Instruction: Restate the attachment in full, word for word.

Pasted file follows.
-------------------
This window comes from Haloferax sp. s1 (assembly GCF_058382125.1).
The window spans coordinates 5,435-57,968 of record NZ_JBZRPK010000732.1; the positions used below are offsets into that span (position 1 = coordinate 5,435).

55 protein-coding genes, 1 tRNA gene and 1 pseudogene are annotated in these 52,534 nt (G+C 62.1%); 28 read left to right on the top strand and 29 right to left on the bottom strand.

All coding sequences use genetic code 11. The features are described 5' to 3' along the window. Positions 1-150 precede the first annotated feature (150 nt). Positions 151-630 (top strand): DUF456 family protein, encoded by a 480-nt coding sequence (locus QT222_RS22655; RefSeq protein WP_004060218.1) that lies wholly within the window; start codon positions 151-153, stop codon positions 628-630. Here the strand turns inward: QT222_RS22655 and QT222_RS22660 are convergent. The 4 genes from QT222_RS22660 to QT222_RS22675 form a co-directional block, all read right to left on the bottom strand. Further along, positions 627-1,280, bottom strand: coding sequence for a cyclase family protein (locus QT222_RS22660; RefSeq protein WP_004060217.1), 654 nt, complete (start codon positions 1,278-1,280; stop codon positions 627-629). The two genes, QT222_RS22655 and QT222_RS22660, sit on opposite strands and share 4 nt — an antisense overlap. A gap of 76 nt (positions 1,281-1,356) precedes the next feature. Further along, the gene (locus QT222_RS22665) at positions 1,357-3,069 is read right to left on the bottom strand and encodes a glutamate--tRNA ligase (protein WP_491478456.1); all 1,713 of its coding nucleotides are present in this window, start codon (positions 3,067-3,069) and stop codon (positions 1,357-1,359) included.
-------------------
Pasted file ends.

This window comes from Haloferax sp. s1 (assembly GCF_058382125.1).
The window spans coordinates 5,435-57,968 of record NZ_JBZRPK010000732.1; the positions used below are offsets into that span (position 1 = coordinate 5,435).

55 protein-coding genes, 1 tRNA gene and 1 pseudogene are annotated in these 52,534 nt (G+C 62.1%); 28 read left to right on the top strand and 29 right to left on the bottom strand.

All coding sequences use genetic code 11. The features are described 5' to 3' along the window. Positions 1-150 precede the first annotated feature (150 nt). Positions 151-630 (top strand): DUF456 family protein, encoded by a 480-nt coding sequence (locus QT222_RS22655; RefSeq protein WP_004060218.1) that lies wholly within the window; start codon positions 151-153, stop codon positions 628-630. Here the strand turns inward: QT222_RS22655 and QT222_RS22660 are convergent. The 4 genes from QT222_RS22660 to QT222_RS22675 form a co-directional block, all read right to left on the bottom strand. Further along, positions 627-1,280, bottom strand: coding sequence for a cyclase family protein (locus QT222_RS22660; RefSeq protein WP_004060217.1), 654 nt, complete (start codon positions 1,278-1,280; stop codon positions 627-629). The two genes, QT222_RS22655 and QT222_RS22660, sit on opposite strands and share 4 nt — an antisense overlap. A gap of 76 nt (positions 1,281-1,356) precedes the next feature. Further along, the gene (locus QT222_RS22665) at positions 1,357-3,069 is read right to left on the bottom strand and encodes a glutamate--tRNA ligase (protein WP_491478456.1); all 1,713 of its coding nucleotides are present in this window, start codon (positions 3,067-3,069) and stop codon (positions 1,357-1,359) included.